The Truth: Because most alternative metals are less dense than lead, they lose energy and velocity in flight faster than lead and retain less down-range energy. For rifle ammunition, alternative metals are able to offer similar performance to lead at close range, but the generally lower density of non-lead alternatives undermines their ballistic performance above 100-150 yards and makes lead a superior ammunition for long-range targets. In addition, bullets used for large game mammals during safari hunts in Africa are generally of solid construction, not the expanding design usually approved for taking big game in North America. Lead ammunition also provides superior terminal performance and a more humane kill, as harder alternative ammunition can allow game to escape and remain in the field to die.

Their “Fact” – A 2006 survey by the Arizona Game and Fish Department found that hunters overwhelmingly approved of both the accuracy and performance of non-lead ammunition compared to their experience with lead.

The TruthBullets used for large game mammals during safari hunts in Africa cannot be compared to the bullets used for taking big game in North America. The bullets used in safari hunts are generally of solid construction while the bullets used in North America are designed to expand. Comparing the two different types of bullets is like comparing apples with oranges.

Their “Myth” – Federal law preempts any lead ammunition limits because of the body armor piercing issue.

Their “Fact” – This is just the latest red herring generated by the manufacturing industry intended only to slow the progress of lead ammunition abatement policy. The industry’s claims are especially dubious given that they continue to manufacture and sell non-lead ammunition for sporting purposes, despite their alleged legal concerns.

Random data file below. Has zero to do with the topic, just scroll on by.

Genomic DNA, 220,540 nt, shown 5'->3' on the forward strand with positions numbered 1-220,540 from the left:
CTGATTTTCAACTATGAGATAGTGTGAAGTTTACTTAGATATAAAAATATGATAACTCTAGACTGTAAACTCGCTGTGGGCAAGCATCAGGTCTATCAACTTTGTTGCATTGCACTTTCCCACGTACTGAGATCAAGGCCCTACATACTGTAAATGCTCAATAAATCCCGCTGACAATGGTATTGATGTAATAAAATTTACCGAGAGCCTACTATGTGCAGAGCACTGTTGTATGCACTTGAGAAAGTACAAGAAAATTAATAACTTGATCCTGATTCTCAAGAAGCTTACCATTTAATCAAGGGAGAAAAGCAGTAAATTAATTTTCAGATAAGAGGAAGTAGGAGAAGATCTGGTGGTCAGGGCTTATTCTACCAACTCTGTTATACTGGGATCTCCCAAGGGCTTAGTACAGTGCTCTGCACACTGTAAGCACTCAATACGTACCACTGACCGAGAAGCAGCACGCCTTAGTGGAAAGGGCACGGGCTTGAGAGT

Their “Fact” – The federal law banning armor piercing ammunition has been on the books since 1968 and contains a specific exemption for “sporting purposes.” The law has never been interpreted as prohibiting ammunition for hunting purposes, and ATF has made no effort to interfere with either the longstanding federal waterfowl ban on lead ammunition or California’s recent condor habitat ban.

The Truth: The ATF has made a determination that non-lead ammunition for rifles and handguns meets the tests for armor piercing ammunition, because of its chemical composition.  Add in the fact that various makes and models of handguns exist that can shoot virtually all of the alternative ammunition. Thus, it is illegal under both state and federal laws to use or possess such armor piercing ammunition. To date, ATF has not granted any waivers for alternative ammunition under the “sporting purpose” exemption.